Not so fond memories of a testing time

Not so fond memories of a testing time

With results fever still in the air, we ask some senior accountantswhat they remember most from their exam days ...

EXAM NIGHTMARES

Every qualified accountant has a story or two to tell about examination hall nightmares. Stories about annoying car alarms and faulty calculator batteries are ingrained in the memory, and can still bring qualified accountants out in a cold sweat. But it’s nice to know that examination time has always been difficult, even for accountants who took exams when pin-striped suits came with flares.

Martyn Jones, national audit technical partner at Deloitte and Touche, recalls sitting his finals in 1976 at a time when the ICA pass rate was at an all-time low of 19%. Just 30 seconds after turning the paper over, a fellow candidate stood bolt upright, shouted ‘Bog it!’ and strode for the door.

His exit was blocked by a line of burly invigilators, who refused to let him leave before the first half-hour. While the candidates in the hall wrestled with the tax paper, a full-scale brawl broke out as the invigilators fought with the errant candidate. Despite the distractions and the pass-rate, Martyn was successful.

Mike Warburton, tax partner at Grant Thornton, in the middle of one exam paper in 1977, recalls being approached by an invigilator who said: ‘I recognise your name from your ID tag, don’t I know your mother?’ Although Mike tried to point out that time was rather pressing and may be this wasn’t the moment to be discussing family ties, the invigilator persisted with his line of questioning for a good ten minutes. To this day he still does not know what connection this man actually had with his mother.

ROYAL MAIL

In days gone by, before e-mail and high-tech communication, accountants relied on Her Majesty’s mail to speed their exam results to them. Not for them the luxury of newspaper or telephone.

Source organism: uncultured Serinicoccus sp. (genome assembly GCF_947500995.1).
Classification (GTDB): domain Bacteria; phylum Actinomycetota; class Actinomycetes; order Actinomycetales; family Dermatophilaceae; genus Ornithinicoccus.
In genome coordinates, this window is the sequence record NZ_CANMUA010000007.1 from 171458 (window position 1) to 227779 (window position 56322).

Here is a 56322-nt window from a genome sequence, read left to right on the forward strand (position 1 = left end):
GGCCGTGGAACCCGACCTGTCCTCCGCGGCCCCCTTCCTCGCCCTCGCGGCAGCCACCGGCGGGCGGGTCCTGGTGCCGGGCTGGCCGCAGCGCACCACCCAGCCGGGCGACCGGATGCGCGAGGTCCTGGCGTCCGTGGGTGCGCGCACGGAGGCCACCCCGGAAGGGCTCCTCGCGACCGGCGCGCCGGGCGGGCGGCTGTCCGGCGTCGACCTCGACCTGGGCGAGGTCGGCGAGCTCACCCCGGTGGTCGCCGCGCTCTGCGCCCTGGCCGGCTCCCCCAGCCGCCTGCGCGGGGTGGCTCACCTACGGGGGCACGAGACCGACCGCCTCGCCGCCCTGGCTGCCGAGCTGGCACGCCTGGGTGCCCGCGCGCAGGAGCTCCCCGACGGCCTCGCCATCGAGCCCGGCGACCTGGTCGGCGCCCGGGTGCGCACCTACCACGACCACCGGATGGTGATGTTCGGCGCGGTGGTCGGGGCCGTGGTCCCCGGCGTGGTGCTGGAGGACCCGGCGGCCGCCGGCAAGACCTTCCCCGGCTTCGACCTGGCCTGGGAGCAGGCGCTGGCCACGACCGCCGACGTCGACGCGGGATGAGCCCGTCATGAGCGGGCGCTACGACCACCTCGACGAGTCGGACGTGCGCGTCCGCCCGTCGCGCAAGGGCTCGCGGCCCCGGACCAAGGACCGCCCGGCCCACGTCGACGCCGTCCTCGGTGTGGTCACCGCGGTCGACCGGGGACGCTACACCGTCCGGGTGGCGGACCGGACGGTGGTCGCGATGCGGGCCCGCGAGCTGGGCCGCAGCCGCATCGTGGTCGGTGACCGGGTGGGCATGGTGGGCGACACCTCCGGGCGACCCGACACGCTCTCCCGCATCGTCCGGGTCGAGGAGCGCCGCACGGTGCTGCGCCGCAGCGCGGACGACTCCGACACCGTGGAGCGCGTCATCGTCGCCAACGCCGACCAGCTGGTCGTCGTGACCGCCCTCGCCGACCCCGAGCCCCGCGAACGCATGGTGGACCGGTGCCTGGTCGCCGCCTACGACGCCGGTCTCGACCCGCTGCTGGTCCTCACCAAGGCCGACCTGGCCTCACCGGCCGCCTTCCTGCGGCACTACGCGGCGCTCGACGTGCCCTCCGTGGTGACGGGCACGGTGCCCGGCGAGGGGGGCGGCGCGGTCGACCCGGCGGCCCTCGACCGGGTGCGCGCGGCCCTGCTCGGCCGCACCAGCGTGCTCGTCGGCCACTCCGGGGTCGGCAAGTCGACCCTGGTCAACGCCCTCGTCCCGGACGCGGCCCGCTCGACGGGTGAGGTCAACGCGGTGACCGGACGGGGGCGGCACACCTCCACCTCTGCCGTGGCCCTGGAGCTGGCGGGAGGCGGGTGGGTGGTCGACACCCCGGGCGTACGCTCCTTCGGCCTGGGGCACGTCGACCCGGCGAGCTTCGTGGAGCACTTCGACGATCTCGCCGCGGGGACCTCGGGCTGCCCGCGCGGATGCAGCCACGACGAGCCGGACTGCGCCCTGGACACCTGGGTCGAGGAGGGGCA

Expectant chartered accountants could tell whether they had passed their P2s or not by the thickness of the envelope to land on their door mat.

A thick envelope, bulging with forms to join the select ranks of qualifieds, meant a pass. A thin envelope, containing resit documents, signified a fail.

You can imagine the agony of Peter Wyman, head of tax at Coopers and Lybrand, when on the day of the arrival of the results, some time in 1973, he was unable to make up his mind as to the relative thickness of the letter. Inevitably he passed, but fate has a way of evening things out.

Wyman now has overall responsibility for the ICA exams in his capacity as chairman of education and training directorate.

WHAT TO DO WITH YOUR CERTIFICATE?

Some people give it pride of place, framed on the office wall, others display it above the fireplace along with the family photos. Mike Warburton, tax partner at Grant Thornton, believes the ideal place to put your hard won certificate of qualification is to mounted it on the loo wall.

“That is what it deserves,” said Mike, who believes accountants who flaunt their scrolls in a prominant position at work are “poseurs”.

So when your certificate finally arrives, give some thought as to what to do with it.

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